The temperature was 44 ˚F the entire time we were there, which was approximately from noon to 1:00 pm.

First, we saw quite a few Autumn Meadowhawks; mostly males, but a few females as well. We didn't see any egg laying activity, however.  Here are a few male Autumn Meadowhawks sitting on the bench near the shore:



This is a great place for them to bask in the sun. On the fence nearby a pair was in the wheel position:



Here are a couple males that at first glance appear to be in tandem, but in fact are just resting in close proximity:



Here's another male resting in the bushes just back from the shore:



We also saw darners, both Paddle-tailed Darners (Mr. Happy Face) and Shadow Darners. Here's a male Paddle-tailed Darner perched in the bushes:



For a size comparison, notice the small housefly at the 10 o'clock position.

Here's a close up of this individual, showing the happy face:



It's always wonderful to see this in person.

Finally, here's a female Shadow Darner:



A close-up look shows a bit of a happy face for her as well:



What a lovely November day at the lake.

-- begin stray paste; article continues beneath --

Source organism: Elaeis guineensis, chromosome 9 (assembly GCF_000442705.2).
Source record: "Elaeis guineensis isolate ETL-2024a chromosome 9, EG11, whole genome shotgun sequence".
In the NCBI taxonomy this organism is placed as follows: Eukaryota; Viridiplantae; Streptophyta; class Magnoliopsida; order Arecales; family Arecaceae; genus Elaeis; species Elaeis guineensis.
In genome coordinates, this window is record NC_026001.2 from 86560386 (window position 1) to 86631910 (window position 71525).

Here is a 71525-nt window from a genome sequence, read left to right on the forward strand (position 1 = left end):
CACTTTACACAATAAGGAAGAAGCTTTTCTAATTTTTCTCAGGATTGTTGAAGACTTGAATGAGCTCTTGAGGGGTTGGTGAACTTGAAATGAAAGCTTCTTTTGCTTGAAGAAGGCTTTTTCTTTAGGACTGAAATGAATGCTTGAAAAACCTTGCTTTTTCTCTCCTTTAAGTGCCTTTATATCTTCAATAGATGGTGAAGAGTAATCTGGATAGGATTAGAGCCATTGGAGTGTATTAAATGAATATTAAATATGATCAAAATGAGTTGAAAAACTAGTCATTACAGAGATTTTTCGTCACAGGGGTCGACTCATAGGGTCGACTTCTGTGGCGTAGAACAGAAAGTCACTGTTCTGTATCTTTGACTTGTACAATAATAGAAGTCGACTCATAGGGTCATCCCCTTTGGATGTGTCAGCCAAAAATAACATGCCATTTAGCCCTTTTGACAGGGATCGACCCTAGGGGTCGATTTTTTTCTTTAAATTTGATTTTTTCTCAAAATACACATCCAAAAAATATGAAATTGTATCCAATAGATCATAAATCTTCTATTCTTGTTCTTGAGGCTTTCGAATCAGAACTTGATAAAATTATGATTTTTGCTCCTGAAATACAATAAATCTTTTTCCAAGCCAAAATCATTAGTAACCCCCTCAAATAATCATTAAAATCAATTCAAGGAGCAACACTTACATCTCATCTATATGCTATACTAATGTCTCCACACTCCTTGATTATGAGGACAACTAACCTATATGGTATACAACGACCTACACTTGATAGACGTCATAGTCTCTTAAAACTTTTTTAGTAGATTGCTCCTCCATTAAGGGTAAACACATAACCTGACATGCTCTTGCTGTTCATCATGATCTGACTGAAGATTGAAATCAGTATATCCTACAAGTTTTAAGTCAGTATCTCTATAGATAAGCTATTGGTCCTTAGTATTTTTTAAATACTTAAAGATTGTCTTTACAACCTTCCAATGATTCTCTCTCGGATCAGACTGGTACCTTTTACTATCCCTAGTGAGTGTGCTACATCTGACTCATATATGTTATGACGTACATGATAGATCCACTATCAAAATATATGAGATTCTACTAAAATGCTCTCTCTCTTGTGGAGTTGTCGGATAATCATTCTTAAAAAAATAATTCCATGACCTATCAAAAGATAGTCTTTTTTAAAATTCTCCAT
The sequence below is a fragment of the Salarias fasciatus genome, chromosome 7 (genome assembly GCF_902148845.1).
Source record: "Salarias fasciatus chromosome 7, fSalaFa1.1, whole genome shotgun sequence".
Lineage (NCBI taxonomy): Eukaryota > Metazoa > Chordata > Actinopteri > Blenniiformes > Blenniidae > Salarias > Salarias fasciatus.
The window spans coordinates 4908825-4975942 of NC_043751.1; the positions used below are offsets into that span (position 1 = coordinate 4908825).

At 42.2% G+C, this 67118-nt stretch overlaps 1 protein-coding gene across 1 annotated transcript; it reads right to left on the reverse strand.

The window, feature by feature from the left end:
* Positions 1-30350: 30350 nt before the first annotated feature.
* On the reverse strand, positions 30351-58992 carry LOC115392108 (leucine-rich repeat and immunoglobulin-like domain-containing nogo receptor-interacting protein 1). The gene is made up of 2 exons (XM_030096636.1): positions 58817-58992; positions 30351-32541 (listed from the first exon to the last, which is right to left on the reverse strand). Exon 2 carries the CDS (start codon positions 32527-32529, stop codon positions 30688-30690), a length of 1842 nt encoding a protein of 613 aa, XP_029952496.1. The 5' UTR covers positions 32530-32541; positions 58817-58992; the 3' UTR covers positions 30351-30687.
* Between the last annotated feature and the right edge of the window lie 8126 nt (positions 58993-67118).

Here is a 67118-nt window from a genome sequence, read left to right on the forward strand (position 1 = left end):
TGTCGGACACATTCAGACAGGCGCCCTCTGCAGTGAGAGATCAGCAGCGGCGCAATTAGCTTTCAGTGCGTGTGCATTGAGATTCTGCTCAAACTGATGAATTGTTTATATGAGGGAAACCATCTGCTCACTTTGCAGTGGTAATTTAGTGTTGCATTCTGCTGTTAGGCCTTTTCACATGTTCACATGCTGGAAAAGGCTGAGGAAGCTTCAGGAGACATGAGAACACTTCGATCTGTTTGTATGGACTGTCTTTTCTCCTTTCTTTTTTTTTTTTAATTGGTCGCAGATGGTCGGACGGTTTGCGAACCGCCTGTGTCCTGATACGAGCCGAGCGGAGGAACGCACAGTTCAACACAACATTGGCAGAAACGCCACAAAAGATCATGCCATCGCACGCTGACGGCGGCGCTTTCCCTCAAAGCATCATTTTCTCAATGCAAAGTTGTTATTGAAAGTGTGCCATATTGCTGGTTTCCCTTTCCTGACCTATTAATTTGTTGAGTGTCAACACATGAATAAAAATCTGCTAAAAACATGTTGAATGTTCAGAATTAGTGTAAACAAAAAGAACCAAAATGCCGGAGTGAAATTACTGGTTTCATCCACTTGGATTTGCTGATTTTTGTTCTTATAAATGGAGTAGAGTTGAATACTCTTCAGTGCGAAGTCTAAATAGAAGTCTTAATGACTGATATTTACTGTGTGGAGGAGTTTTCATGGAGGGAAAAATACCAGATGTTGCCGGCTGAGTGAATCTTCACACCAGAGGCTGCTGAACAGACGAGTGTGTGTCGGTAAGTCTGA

Thursday, November 8, 2018

Wingbeat Phasing in Cardinal Meadowhawks

Here's an expanded version of this earlier post. In this new version, I include screenshots showing the various stages of a wingbeat cycle:

Cardinal Meadowhawks lay eggs while the males and females hover in tandem—this is how the male guards "his" female in this species. Here's a photo of a pair of Cardinal Meadowhawks hovering in tandem over an egg-laying site:



They hover for a second or two as the female gets ready to lay one or more eggs. They then dip down and drop off the eggs. The wingbeat frequency during this process is approximately 48 beats per second—that is, five frames at 240 frames per second.

In addition, it's possible to see how the wing beats of the male and female are related to one another. One might think they flap in sync with one another, but that's not the case. Alternatively, one might think they flap independently, but again, this is not the case. What they do is the following:

(1) The female's hindwings flap first.